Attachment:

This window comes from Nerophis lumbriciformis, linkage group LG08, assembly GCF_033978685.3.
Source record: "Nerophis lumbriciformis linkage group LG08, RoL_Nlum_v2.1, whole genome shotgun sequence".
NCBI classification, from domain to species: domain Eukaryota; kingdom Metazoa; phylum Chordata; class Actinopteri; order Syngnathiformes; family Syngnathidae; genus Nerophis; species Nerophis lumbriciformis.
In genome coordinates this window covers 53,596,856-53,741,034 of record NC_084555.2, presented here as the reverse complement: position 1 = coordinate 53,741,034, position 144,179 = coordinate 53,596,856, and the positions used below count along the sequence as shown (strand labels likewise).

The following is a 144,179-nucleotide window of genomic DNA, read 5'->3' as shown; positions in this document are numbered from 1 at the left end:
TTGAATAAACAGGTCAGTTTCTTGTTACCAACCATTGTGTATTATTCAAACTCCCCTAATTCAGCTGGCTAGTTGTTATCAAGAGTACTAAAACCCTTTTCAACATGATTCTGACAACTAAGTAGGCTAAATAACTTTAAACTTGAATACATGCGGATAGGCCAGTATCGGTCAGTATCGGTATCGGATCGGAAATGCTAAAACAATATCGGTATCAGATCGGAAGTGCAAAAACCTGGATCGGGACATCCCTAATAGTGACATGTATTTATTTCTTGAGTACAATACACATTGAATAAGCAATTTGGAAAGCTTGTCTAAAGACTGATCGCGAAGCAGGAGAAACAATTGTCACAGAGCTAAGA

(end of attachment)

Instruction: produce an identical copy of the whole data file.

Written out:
This window comes from Nerophis lumbriciformis, linkage group LG08, assembly GCF_033978685.3.
Source record: "Nerophis lumbriciformis linkage group LG08, RoL_Nlum_v2.1, whole genome shotgun sequence".
NCBI classification, from domain to species: domain Eukaryota; kingdom Metazoa; phylum Chordata; class Actinopteri; order Syngnathiformes; family Syngnathidae; genus Nerophis; species Nerophis lumbriciformis.
In genome coordinates this window covers 53,596,856-53,741,034 of record NC_084555.2, presented here as the reverse complement: position 1 = coordinate 53,741,034, position 144,179 = coordinate 53,596,856, and the positions used below count along the sequence as shown (strand labels likewise).

The following is a 144,179-nucleotide window of genomic DNA, read 5'->3' as shown; positions in this document are numbered from 1 at the left end:
TTGAATAAACAGGTCAGTTTCTTGTTACCAACCATTGTGTATTATTCAAACTCCCCTAATTCAGCTGGCTAGTTGTTATCAAGAGTACTAAAACCCTTTTCAACATGATTCTGACAACTAAGTAGGCTAAATAACTTTAAACTTGAATACATGCGGATAGGCCAGTATCGGTCAGTATCGGTATCGGATCGGAAATGCTAAAACAATATCGGTATCAGATCGGAAGTGCAAAAACCTGGATCGGGACATCCCTAATAGTGACATGTATTTATTTCTTGAGTACAATACACATTGAATAAGCAATTTGGAAAGCTTGTCTAAAGACTGATCGCGAAGCAGGAGAAACAATTGTCACAGAGCTAAGA